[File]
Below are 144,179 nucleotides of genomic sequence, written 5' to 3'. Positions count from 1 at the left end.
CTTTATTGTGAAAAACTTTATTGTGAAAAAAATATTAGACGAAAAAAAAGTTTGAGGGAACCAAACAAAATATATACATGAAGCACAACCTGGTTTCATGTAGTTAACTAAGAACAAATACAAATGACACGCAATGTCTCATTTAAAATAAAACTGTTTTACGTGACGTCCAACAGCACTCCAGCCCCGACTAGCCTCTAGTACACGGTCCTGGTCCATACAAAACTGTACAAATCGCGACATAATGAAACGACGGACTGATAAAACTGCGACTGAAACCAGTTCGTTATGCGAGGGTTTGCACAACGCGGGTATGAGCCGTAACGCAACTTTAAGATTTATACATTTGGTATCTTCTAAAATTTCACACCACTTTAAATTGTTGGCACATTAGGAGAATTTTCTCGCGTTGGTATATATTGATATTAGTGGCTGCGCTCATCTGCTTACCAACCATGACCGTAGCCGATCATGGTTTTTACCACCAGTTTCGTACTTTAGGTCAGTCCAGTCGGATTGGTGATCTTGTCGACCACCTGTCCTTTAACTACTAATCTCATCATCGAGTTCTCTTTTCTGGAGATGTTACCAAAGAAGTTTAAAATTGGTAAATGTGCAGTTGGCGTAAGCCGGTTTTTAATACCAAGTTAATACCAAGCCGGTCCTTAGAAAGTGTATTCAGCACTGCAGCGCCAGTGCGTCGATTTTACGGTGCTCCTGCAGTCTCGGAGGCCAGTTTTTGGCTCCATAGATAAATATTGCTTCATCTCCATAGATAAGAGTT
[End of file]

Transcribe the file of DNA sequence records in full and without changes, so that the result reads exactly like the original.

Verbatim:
Below are 144,179 nucleotides of genomic sequence, written 5' to 3'. Positions count from 1 at the left end.
CTTTATTGTGAAAAACTTTATTGTGAAAAAAATATTAGACGAAAAAAAAGTTTGAGGGAACCAAACAAAATATATACATGAAGCACAACCTGGTTTCATGTAGTTAACTAAGAACAAATACAAATGACACGCAATGTCTCATTTAAAATAAAACTGTTTTACGTGACGTCCAACAGCACTCCAGCCCCGACTAGCCTCTAGTACACGGTCCTGGTCCATACAAAACTGTACAAATCGCGACATAATGAAACGACGGACTGATAAAACTGCGACTGAAACCAGTTCGTTATGCGAGGGTTTGCACAACGCGGGTATGAGCCGTAACGCAACTTTAAGATTTATACATTTGGTATCTTCTAAAATTTCACACCACTTTAAATTGTTGGCACATTAGGAGAATTTTCTCGCGTTGGTATATATTGATATTAGTGGCTGCGCTCATCTGCTTACCAACCATGACCGTAGCCGATCATGGTTTTTACCACCAGTTTCGTACTTTAGGTCAGTCCAGTCGGATTGGTGATCTTGTCGACCACCTGTCCTTTAACTACTAATCTCATCATCGAGTTCTCTTTTCTGGAGATGTTACCAAAGAAGTTTAAAATTGGTAAATGTGCAGTTGGCGTAAGCCGGTTTTTAATACCAAGTTAATACCAAGCCGGTCCTTAGAAAGTGTATTCAGCACTGCAGCGCCAGTGCGTCGATTTTACGGTGCTCCTGCAGTCTCGGAGGCCAGTTTTTGGCTCCATAGATAAATATTGCTTCATCTCCATAGATAAGAGTT